Hello Ntiago,

I was suspected this but would to be sure :
Velbus module are limited to 255 on the same bus ? it should be enough for an individual home, no ?
What do you mind with +/- 84 ???


Hello Golfy,

I think you did a little confusion, correct me if i’m wrong, i believe you mean, total number of possible modules in a single bus “Addressing Byte3”, if this is the case then yes, 255 modules in a single bus is the maximum limit, however I believe as you say to a normal individual home should handle the task i hope :wink:, what I mean is all available commands that operates velbus modules “Byte5”, I will describe in brief how the velbus packet is made:

255 Byte1 - Begin of Packet, “stx” 0F
255 Byte2 - Priority, FB = LOW, F8 = HI
255 Byte3 - Address, all available Module address’s from 00 to FF Hex = 0 to 255 Decimal
255 Byte4 - Data Size, From 00 to 08, size of data command sent or received, beginning on Command and itself included.
255 Byte5 - Command, all velbus commands “sent and receive” that tells to each Module what to do, From 00 to FF, some of them are specific, while others are common to all Modules Ex. FF = request node type .
255 Byte6 – Parameter1, Databyte1 holds fist part of data corresponding to command.
255 Byte7 – Parameter2, Databyte2 holds second part of data corresponding to command.
255 Byte8 – Parameter3, Databyte3 holds third part of data corresponding to command.
255 Byte9 – Parameter4, Databyte4 holds fourth part of data corresponding to command.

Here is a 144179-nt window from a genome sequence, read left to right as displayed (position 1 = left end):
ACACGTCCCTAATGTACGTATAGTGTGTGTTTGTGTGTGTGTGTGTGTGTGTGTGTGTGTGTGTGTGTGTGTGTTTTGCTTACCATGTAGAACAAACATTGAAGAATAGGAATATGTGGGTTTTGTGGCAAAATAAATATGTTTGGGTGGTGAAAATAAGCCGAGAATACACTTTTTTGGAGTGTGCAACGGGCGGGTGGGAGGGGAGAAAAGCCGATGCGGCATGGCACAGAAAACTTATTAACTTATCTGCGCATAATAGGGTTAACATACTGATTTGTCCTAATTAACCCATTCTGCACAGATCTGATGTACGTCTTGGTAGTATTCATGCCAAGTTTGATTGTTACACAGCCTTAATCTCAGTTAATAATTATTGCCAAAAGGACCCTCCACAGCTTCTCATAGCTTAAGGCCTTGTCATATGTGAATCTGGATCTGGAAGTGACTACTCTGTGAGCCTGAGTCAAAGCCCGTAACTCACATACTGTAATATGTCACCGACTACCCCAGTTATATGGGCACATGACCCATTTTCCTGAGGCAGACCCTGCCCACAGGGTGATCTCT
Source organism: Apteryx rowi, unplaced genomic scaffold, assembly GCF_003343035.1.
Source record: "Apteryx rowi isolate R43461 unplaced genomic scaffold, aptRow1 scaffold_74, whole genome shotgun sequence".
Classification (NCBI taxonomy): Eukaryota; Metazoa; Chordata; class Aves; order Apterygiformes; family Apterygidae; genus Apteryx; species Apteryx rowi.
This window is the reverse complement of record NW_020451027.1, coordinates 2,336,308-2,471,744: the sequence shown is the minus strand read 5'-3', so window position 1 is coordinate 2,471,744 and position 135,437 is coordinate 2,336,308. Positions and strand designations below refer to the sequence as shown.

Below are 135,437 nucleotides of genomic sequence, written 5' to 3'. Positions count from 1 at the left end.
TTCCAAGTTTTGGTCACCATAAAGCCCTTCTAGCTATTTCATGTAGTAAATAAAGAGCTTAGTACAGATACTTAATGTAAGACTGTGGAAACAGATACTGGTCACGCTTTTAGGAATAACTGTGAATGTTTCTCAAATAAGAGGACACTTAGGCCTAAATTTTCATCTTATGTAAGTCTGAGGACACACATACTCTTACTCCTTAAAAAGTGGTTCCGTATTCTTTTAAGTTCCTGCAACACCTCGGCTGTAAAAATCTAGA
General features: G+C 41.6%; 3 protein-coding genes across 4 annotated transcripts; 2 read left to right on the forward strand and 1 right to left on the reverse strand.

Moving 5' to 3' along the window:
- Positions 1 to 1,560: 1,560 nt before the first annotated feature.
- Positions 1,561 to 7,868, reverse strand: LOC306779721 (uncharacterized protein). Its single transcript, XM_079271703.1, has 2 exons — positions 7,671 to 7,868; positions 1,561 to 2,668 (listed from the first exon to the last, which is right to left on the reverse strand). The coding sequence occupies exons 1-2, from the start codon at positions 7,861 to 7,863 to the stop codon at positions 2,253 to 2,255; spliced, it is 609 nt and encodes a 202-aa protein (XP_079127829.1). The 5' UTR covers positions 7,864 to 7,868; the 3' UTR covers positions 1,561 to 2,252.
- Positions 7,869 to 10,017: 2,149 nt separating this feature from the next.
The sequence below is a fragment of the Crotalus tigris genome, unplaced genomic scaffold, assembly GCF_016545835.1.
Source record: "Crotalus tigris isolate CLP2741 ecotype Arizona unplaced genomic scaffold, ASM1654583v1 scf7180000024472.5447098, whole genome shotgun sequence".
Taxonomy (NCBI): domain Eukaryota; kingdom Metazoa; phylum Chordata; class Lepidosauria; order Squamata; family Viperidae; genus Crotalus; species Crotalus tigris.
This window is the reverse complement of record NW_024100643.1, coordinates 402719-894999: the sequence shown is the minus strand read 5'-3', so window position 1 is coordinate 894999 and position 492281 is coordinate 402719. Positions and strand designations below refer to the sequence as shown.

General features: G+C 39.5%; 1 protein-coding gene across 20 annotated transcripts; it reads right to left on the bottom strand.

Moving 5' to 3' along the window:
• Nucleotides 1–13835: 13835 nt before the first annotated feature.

255 Byte10 – Parameter5, Databyte5 holds fifth part of data corresponding to command.
255 Byte11 – Parameter6, Databyte6 holds sixth part of data corresponding to command.
255 Byte12 – Parameter7, Databyte7 holds seventh part of data corresponding to command.
255 Byte13 – Parameter8, Databyte8 holds eighth part of data corresponding to command.
255 Byte14 –CRC8 or Cyclic Redundancy Checksum is used to control if a packet was received correctly, this value can hold From 00 to FF and corresponds to : 256 -Hex sum of (Byte1+ Byte2+ Byte3+ Byte4+ Byte5+ Byte6+ Byte7+ Byte8+ Byte9+ Byte10+ Byte11+ Byte12+ Byte13+ Byte15)
255 Byte15 – End of Packet, “etx” 04

Here is a list of all present available Commands already taken that i was referring +/-84:

All Present send and receive available Commands “Byte5”
Nr Address, And Function
1 00 switch status
2 01 switch relay off
3 02 switch relay on
4 03 start relay timer
5 04 blind off
6 05 blind up
7 06 blind down
8 07 set dimmer value
9 08 start dimmer timer
10 09 bus off
11 0A bus active
12 0B rs232 buffer full
13 0C rs232 buffer empty
14 0D start blink relay timer
15 0E interface status request
16 0F slider status
17 60 firmware update request
18 61 firmware info
19 62 enter firmware upgrade
20 63 abort firmware upgrade
21 64 exit firmware upgrade
22 65 firmware upgrade started
23 66 write firmware memory
24 67 firmware memory
25 68 firmware memory write confirmed
26 69 read firmware memory
27 C6 temperature settings part3
28 C7 statistics request
29 C8 statistics
30 C9 read memory block
31 CA write memory block
32 CB memory dump request